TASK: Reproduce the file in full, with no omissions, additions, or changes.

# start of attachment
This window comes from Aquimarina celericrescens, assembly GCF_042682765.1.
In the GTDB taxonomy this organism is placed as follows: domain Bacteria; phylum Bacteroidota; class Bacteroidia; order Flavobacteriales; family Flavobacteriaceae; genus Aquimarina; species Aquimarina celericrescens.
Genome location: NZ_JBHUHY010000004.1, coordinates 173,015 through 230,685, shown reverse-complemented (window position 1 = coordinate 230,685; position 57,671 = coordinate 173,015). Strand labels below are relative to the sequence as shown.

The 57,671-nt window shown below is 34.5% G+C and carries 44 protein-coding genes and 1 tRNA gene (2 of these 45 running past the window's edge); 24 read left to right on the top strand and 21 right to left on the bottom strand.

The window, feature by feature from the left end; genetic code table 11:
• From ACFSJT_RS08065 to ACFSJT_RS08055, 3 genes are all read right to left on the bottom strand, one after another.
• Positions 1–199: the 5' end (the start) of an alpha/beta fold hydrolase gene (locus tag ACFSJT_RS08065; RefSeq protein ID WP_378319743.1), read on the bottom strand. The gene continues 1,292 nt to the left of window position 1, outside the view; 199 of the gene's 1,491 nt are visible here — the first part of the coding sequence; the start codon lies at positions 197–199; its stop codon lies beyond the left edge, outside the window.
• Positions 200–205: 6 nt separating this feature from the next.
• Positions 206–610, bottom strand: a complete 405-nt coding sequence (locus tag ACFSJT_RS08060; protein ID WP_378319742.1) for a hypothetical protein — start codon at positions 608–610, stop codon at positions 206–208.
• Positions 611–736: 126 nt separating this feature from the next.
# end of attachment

This window comes from Aquimarina celericrescens, assembly GCF_042682765.1.
In the GTDB taxonomy this organism is placed as follows: domain Bacteria; phylum Bacteroidota; class Bacteroidia; order Flavobacteriales; family Flavobacteriaceae; genus Aquimarina; species Aquimarina celericrescens.
Genome location: NZ_JBHUHY010000004.1, coordinates 173,015 through 230,685, shown reverse-complemented (window position 1 = coordinate 230,685; position 57,671 = coordinate 173,015). Strand labels below are relative to the sequence as shown.

The 57,671-nt window shown below is 34.5% G+C and carries 44 protein-coding genes and 1 tRNA gene (2 of these 45 running past the window's edge); 24 read left to right on the top strand and 21 right to left on the bottom strand.

The window, feature by feature from the left end; genetic code table 11:
• From ACFSJT_RS08065 to ACFSJT_RS08055, 3 genes are all read right to left on the bottom strand, one after another.
• Positions 1–199: the 5' end (the start) of an alpha/beta fold hydrolase gene (locus tag ACFSJT_RS08065; RefSeq protein ID WP_378319743.1), read on the bottom strand. The gene continues 1,292 nt to the left of window position 1, outside the view; 199 of the gene's 1,491 nt are visible here — the first part of the coding sequence; the start codon lies at positions 197–199; its stop codon lies beyond the left edge, outside the window.
• Positions 200–205: 6 nt separating this feature from the next.
• Positions 206–610, bottom strand: a complete 405-nt coding sequence (locus tag ACFSJT_RS08060; protein ID WP_378319742.1) for a hypothetical protein — start codon at positions 608–610, stop codon at positions 206–208.
• Positions 611–736: 126 nt separating this feature from the next.